13-18 May 2018
Casino Conference Centre
Europe/Prague timezone

Contamination of forest fuel materials by long-lived radionuclides and estimation of its threat to human health during the wildfires in Belorussian part of Chernobyl exclusion zone

17 May 2018, 16:45
15m
Marble Hall (Casino Conference Centre)

Marble Hall

Casino Conference Centre

Reitenbergerova 4/95, Mariánské Lázně, Czech Republic
Verbal Radionuclides in the Environment, Radioecology RER 4

Speaker

Dr Aliaksandr A. Dvornik (Institute of radiobiology of National academy of sciences of Belarus)

Description

After 30 years of accident on the Chernobyl NPP radioactive contamination in 30-km Chernobyl zone is determined by long-lived radionuclides of Cs-137, Sr-90 (with the half-life time 30.1 and 29.1 years, respectively) and alpha-emitting isotopes of Pu-238,239,240 and Am-241, also known as transuranium elements (TUE) (Sokolik 2004; Kashparov et al. 2003).
The overall aim of this article is to determine the volume activity of long-lived radionuclides in the surface air by experimental simulation of forest fire and estimate the potential health threat through calculation of effective doses for firefighters.
Materials and methods. Experimental simulation of forest fire, radiochemical analysis, spectrometry measurements, statistical analysis.
Results and conclusions. The data on airborne activity concentration was obtained by experimental simulation of forest fire in the smoke chamber. The common trend is the increasing of airborne activity of radionuclides with increasing of its activity concentration in combustible materials. Concentration of TUE in smoke aerosols was three order of magnitude lower than for cesium. Activity of Am-241 in aerosols was 1.5-2 times higher than activity of total plutonium. Pu and Am released in small amounts from the source of fire and can be transported only by ash and water particles because of high values of boiling points in comparison with cesium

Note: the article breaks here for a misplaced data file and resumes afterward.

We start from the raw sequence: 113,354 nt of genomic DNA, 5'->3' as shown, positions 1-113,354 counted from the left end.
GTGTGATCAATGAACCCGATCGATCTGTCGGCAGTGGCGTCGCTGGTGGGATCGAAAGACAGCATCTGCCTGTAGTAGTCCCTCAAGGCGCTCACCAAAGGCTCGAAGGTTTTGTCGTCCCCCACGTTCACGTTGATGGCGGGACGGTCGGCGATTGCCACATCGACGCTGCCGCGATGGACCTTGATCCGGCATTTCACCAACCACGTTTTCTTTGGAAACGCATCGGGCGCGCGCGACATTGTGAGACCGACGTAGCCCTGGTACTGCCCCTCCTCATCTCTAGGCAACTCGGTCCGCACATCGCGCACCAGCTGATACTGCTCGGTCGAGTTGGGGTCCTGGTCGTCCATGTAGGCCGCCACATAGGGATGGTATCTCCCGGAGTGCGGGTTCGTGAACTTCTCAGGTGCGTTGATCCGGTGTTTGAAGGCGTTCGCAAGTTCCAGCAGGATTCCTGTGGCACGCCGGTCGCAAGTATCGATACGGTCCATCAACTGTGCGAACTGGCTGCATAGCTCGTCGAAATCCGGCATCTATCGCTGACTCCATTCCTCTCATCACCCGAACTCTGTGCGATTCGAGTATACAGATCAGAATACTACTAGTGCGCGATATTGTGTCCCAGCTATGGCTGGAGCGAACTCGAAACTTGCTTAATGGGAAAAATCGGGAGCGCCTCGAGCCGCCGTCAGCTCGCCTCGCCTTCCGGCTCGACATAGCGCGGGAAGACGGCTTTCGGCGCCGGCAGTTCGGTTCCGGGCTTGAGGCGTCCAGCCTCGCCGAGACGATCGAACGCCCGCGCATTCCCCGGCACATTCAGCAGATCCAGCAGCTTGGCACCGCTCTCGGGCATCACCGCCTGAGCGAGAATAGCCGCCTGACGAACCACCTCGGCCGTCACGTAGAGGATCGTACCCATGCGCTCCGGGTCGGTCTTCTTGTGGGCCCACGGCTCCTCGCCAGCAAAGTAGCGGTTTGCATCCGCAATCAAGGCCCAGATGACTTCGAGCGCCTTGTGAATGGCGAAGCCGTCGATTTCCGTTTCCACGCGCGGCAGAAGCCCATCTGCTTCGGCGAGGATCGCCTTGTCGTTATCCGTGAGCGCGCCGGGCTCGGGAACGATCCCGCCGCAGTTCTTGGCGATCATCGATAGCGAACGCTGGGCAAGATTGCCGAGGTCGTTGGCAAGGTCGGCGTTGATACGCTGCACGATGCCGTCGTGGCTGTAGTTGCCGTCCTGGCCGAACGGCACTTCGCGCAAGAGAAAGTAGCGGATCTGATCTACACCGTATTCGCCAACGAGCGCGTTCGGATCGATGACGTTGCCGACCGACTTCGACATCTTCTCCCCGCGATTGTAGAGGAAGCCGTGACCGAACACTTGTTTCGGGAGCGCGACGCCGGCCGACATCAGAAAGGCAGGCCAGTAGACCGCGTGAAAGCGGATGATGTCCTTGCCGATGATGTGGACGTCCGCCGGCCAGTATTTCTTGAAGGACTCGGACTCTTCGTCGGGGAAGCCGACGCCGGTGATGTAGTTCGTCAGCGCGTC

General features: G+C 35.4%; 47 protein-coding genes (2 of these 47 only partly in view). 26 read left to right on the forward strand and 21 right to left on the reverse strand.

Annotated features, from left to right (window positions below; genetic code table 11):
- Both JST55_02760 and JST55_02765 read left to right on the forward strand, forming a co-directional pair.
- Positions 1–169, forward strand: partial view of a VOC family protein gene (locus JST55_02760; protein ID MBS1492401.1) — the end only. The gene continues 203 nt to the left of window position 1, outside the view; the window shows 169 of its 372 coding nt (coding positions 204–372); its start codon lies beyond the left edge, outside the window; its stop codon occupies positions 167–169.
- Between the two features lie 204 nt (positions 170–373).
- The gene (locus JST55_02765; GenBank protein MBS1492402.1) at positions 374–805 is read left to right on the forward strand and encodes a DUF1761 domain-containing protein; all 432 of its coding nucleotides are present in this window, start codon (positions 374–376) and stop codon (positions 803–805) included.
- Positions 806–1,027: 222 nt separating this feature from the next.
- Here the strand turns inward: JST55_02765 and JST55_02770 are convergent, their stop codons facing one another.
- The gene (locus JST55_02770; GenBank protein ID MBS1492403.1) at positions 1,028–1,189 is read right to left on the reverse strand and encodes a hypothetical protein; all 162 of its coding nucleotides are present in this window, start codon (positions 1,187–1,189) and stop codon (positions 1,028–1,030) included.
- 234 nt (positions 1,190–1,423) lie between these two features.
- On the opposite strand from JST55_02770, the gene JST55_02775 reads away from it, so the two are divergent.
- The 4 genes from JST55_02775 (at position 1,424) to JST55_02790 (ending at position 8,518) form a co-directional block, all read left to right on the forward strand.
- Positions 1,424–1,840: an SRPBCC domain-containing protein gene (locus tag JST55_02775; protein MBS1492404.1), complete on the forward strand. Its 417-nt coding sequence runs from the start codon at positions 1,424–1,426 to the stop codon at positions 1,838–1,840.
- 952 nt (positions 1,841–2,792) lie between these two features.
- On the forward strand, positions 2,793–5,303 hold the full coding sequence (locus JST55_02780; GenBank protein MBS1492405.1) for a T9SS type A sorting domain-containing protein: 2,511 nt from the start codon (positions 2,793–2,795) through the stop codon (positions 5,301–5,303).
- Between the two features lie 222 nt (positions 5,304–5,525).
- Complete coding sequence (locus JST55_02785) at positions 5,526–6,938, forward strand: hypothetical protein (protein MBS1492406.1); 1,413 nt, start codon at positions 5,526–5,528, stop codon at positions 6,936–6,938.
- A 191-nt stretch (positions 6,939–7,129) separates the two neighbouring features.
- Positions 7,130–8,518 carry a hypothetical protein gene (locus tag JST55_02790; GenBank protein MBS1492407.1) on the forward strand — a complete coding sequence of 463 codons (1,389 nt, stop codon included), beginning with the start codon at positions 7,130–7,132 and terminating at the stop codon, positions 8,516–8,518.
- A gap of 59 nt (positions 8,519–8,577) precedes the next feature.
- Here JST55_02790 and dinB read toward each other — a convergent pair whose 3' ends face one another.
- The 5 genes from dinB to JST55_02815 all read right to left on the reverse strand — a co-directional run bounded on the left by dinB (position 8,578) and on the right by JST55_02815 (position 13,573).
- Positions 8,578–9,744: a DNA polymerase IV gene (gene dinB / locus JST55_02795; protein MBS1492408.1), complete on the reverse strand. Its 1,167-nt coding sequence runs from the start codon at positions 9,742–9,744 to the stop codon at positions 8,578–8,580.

During forest fire suppression in radioactively contaminated zones firefighters are at risk of additional exposure. The total effective dose can be presented as summary of external and internal irradiation. Dose of external exposure for adults is formed by contaminated forest site: from radioactive soil and vegetation. Due to forest fires, radioactive smoke plume can be an additional source of irradiation.
Calculated data shows that contribution of TUE to the total effective dose can reach 75 %. At the same time, the duration of inhalation intake is lower than the duration of personel staying in contaminated area. Thus, in the longer term, external irradiation from radioactive soil and vegetation will give a more significant contribution to the total dose. The risk of exceeding of annual effective dose limits is low during small fires, such data are of great importance to inform the population and reducing of social and psychological stress in the society, caused by the influence of mass media.

Primary authors

Dr Aliaksandr A. Dvornik (Institute of radiobiology of National academy of sciences of Belarus) Prof. Aliaksandr M. Dvornik (Gomel State University) Mrs Natalia Shamal (Institute of radiobiology NAS of Belarus)

Co-authors

Mrs Raisa A. Korol (Institute of radiobiology of NAS Belarus) Mr Sergey O. Gaponenko (Institute of Radiobiology of NAS of Belarus) Mrs Alesya V. Bardyukova (Institute of radiobiology of NAS of Belarus)

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